You would think it might rain from the gray morning skies in northern Peru but in all likelihood it won’t. The clouds will give way to a scorching sun that glares down on threadbare pebbly plains of shrubs, the dirt that wafts in the air, the hoods of motorbike-taxis and a scattering of houses in construction. Locals are not used to having much water in Olmos, but their region now has a complex system of dams, canals and pipes channeling Amazonian water to smallholder farms and swathes of unused land. If successful, this network could expand and pave the way for similar developments across the country.
“I think it’s very necessary,” says Maria, an elderly woman on the plane, when asked about the changes Brazilian company Odebrecht has brought through the Olmos Irrigation Project.
Her children had left the rural area to find better opportunities in Lima and Buenos Aires, but she believes the project will now breathe new life into the regional economy and its young population.
“The amount of water had been in decline for a long time.”
With US$350 million spent on the project works with a tunnel through the Andes and a further US$280 million invested in the agricultural element, the name Odebrecht resonates with most people in the nearby city of Chiclayo, where airport officials are on a first-name basis with company representatives.
This comes as no surprise considering the initiative’s implications, activating 38,500 hectares of new agricultural land that is expected to trigger 40,000 direct jobs, complemented by 5,500 hectares for local Olmos smallholder growers.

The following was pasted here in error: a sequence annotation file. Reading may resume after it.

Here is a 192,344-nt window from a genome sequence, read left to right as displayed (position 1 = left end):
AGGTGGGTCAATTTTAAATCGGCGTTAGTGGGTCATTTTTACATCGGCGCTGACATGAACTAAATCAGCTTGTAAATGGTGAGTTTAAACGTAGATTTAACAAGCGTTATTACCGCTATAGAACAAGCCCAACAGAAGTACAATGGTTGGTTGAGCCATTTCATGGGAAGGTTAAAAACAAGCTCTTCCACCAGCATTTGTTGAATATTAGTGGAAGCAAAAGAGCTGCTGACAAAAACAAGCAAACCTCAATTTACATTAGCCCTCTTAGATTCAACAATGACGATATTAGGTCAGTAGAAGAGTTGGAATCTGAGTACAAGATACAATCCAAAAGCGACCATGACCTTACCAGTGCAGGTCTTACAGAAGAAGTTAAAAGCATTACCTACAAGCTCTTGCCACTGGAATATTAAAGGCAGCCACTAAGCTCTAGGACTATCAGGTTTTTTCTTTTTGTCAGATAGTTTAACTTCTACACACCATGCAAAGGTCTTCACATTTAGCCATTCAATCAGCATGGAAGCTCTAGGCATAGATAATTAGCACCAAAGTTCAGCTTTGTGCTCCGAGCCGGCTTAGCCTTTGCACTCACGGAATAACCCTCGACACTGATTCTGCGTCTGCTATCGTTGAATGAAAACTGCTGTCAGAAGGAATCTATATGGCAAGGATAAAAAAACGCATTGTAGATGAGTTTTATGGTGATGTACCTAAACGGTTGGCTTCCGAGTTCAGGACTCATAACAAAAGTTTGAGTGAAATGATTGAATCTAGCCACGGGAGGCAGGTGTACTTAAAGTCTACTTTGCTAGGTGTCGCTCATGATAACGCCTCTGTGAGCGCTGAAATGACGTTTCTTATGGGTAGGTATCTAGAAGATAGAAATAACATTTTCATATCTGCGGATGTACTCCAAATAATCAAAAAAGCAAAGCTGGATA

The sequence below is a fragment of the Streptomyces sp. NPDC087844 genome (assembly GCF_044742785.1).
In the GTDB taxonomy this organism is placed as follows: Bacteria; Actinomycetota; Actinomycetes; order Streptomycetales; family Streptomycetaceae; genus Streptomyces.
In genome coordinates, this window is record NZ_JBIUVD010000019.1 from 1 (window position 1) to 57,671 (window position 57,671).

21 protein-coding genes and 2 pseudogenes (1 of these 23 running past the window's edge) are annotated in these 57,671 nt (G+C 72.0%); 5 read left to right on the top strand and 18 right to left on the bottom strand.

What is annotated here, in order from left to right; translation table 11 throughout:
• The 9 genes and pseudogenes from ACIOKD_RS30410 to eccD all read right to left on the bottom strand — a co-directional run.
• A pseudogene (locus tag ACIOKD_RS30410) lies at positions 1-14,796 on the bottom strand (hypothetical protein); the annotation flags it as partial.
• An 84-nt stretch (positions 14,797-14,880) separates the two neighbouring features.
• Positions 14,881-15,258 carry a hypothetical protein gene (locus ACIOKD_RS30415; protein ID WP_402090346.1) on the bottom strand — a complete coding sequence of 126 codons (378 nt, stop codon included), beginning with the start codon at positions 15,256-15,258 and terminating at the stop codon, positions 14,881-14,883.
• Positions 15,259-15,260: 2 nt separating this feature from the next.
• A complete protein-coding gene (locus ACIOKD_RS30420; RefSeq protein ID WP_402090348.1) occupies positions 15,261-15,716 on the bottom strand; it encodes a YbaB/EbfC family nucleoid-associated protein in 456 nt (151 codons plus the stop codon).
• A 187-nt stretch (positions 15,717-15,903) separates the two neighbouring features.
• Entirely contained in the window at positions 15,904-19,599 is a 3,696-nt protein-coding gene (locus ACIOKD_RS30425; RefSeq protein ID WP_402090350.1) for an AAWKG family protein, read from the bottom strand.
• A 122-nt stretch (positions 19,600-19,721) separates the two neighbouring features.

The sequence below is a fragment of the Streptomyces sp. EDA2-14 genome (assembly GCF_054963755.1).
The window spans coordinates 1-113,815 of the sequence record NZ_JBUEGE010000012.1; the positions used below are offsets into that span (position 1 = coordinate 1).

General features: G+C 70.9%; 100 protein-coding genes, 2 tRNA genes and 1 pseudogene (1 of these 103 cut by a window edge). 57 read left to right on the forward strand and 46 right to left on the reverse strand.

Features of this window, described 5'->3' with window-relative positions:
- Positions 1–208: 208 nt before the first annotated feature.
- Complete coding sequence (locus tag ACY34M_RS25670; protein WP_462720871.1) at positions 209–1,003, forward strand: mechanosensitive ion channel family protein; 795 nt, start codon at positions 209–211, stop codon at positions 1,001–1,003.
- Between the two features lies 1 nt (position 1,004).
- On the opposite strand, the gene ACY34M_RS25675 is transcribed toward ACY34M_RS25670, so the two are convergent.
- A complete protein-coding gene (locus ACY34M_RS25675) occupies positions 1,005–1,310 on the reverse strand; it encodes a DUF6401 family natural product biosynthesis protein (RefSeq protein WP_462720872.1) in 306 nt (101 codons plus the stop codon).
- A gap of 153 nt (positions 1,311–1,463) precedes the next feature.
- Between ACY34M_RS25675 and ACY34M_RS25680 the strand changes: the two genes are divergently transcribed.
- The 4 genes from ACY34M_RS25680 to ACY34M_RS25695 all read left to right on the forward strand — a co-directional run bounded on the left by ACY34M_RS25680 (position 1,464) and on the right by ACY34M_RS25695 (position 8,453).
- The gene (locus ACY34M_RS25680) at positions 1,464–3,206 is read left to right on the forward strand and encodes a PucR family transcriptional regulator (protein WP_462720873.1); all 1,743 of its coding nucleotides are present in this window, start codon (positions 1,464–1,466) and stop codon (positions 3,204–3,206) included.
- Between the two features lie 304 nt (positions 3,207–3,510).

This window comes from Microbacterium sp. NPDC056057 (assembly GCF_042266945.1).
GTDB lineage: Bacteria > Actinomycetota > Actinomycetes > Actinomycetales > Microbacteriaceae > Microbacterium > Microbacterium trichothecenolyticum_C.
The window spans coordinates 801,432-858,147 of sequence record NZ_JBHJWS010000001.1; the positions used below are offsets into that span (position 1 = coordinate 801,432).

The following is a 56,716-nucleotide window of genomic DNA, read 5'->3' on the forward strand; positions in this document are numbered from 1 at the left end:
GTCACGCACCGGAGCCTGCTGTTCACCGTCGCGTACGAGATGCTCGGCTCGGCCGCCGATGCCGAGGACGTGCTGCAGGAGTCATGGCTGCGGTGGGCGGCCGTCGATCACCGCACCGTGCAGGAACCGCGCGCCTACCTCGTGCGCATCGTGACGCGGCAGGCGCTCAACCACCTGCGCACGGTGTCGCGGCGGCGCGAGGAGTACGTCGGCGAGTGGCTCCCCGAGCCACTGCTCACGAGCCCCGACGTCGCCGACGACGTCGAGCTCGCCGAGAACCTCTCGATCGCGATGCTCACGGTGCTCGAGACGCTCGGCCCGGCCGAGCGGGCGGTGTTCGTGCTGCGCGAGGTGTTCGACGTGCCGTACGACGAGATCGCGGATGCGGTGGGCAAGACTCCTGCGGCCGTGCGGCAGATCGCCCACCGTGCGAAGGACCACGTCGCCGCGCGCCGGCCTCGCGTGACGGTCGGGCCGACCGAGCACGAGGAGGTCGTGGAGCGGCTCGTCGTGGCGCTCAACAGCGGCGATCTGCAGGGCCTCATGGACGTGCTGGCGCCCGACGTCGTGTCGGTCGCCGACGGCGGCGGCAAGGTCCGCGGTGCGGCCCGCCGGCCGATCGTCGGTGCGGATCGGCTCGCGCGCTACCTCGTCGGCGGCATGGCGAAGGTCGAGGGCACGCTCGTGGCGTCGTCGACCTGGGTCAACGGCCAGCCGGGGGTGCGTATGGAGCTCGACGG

“The Olmos riverbed was dry and the population had not been accustomed to having water there, but today thanks to this project that transfers water from the Huancabamba River by crossing the mountains through the Transandino tunnel, this natural riverbed is flowing,” says Odebrecht Infrastructure commercial sales manager Juan Carlos Urteaga, adding the project draws on around 45% of the Huancamba’s water resource.
“We are in charge of the irrigation system but for those smallholder growers the regional government is seeing how to make the minor investments to provide water to each grower.”
The diverted water is first stored in the 44-cubic hectometer Limon Dam before passing through the 20km tunnel, where it then flows through a ravine to reach the Olmos River. From there it passes through a series of reservoirs and catchments with filtration systems to ensure the water is of high quality for farming.
“The Palo Verde reservoir has a capacity of one million cubic meters as a regulating storage area, and this is where the two pipelines start to deliver water to each of the 51 lots of new land,” says commercial services representative Jose Manuel Lecaros.
“In the glass-reinforced pipes (GRP) the diameter reduces as you go down the line delivering water, so as to not lose pressure. It starts with a diameter of 2.3 meters and finishes with 60cm – we are talking about close to 45km of pipes installed.”
Of the total amount initially offered only 5,250 hectares remain on sale, across six individual lots of which one covers 250 hectares at a price of US$8,500 per hectare, and five 1,000-hectare lots selling for US$7,500 per hectare.
In addition to a wide range of local fruit and vegetable producers including Complejo Agroindustrial Beta, Danper and AQP, international investors have also come on board such as Denmark’s Ingleby Farms, while Grupo Arato has planted avocados that will be ready for harvest by 2016 to supply U.S. multinational Mission Produce.
Urteaga added that Grupo Gloria had the largest amount of land on the project, growing sugarcane for processing in a plantation that would help reduce Peru’s reliance on sugar imports.